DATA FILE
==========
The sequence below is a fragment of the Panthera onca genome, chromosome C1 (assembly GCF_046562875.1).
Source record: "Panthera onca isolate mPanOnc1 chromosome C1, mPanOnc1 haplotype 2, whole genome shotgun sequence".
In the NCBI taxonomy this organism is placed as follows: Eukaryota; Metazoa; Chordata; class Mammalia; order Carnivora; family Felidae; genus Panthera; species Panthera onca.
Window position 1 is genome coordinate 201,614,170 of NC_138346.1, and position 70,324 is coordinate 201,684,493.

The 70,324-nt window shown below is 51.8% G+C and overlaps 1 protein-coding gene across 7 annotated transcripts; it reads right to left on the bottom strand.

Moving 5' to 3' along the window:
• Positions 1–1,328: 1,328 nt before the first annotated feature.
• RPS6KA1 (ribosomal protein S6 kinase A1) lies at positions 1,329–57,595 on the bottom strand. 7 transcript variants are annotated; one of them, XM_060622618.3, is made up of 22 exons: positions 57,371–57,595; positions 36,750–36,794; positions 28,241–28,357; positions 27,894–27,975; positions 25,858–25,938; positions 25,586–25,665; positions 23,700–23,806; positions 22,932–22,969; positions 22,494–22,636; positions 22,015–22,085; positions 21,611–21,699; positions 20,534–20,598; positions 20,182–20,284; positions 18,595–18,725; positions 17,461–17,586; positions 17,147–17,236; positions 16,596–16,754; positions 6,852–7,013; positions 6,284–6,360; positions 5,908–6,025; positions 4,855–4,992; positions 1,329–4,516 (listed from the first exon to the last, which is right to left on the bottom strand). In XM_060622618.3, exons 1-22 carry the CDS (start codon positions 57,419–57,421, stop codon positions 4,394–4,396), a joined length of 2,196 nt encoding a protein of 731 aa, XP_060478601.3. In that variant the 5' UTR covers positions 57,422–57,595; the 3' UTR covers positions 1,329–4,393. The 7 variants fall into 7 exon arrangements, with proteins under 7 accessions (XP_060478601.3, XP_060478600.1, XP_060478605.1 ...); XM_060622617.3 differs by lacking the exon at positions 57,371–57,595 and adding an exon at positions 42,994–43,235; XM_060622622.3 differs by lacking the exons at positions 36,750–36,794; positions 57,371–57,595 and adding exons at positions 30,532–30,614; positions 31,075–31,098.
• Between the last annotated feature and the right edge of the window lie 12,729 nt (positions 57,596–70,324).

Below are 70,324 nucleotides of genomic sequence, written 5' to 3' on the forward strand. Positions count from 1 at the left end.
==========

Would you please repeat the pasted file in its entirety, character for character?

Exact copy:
The sequence below is a fragment of the Panthera onca genome, chromosome C1 (assembly GCF_046562875.1).
Source record: "Panthera onca isolate mPanOnc1 chromosome C1, mPanOnc1 haplotype 2, whole genome shotgun sequence".
In the NCBI taxonomy this organism is placed as follows: Eukaryota; Metazoa; Chordata; class Mammalia; order Carnivora; family Felidae; genus Panthera; species Panthera onca.
Window position 1 is genome coordinate 201,614,170 of NC_138346.1, and position 70,324 is coordinate 201,684,493.

The 70,324-nt window shown below is 51.8% G+C and overlaps 1 protein-coding gene across 7 annotated transcripts; it reads right to left on the bottom strand.

Moving 5' to 3' along the window:
• Positions 1–1,328: 1,328 nt before the first annotated feature.
• RPS6KA1 (ribosomal protein S6 kinase A1) lies at positions 1,329–57,595 on the bottom strand. 7 transcript variants are annotated; one of them, XM_060622618.3, is made up of 22 exons: positions 57,371–57,595; positions 36,750–36,794; positions 28,241–28,357; positions 27,894–27,975; positions 25,858–25,938; positions 25,586–25,665; positions 23,700–23,806; positions 22,932–22,969; positions 22,494–22,636; positions 22,015–22,085; positions 21,611–21,699; positions 20,534–20,598; positions 20,182–20,284; positions 18,595–18,725; positions 17,461–17,586; positions 17,147–17,236; positions 16,596–16,754; positions 6,852–7,013; positions 6,284–6,360; positions 5,908–6,025; positions 4,855–4,992; positions 1,329–4,516 (listed from the first exon to the last, which is right to left on the bottom strand). In XM_060622618.3, exons 1-22 carry the CDS (start codon positions 57,419–57,421, stop codon positions 4,394–4,396), a joined length of 2,196 nt encoding a protein of 731 aa, XP_060478601.3. In that variant the 5' UTR covers positions 57,422–57,595; the 3' UTR covers positions 1,329–4,393. The 7 variants fall into 7 exon arrangements, with proteins under 7 accessions (XP_060478601.3, XP_060478600.1, XP_060478605.1 ...); XM_060622617.3 differs by lacking the exon at positions 57,371–57,595 and adding an exon at positions 42,994–43,235; XM_060622622.3 differs by lacking the exons at positions 36,750–36,794; positions 57,371–57,595 and adding exons at positions 30,532–30,614; positions 31,075–31,098.
• Between the last annotated feature and the right edge of the window lie 12,729 nt (positions 57,596–70,324).

Below are 70,324 nucleotides of genomic sequence, written 5' to 3' on the forward strand. Positions count from 1 at the left end.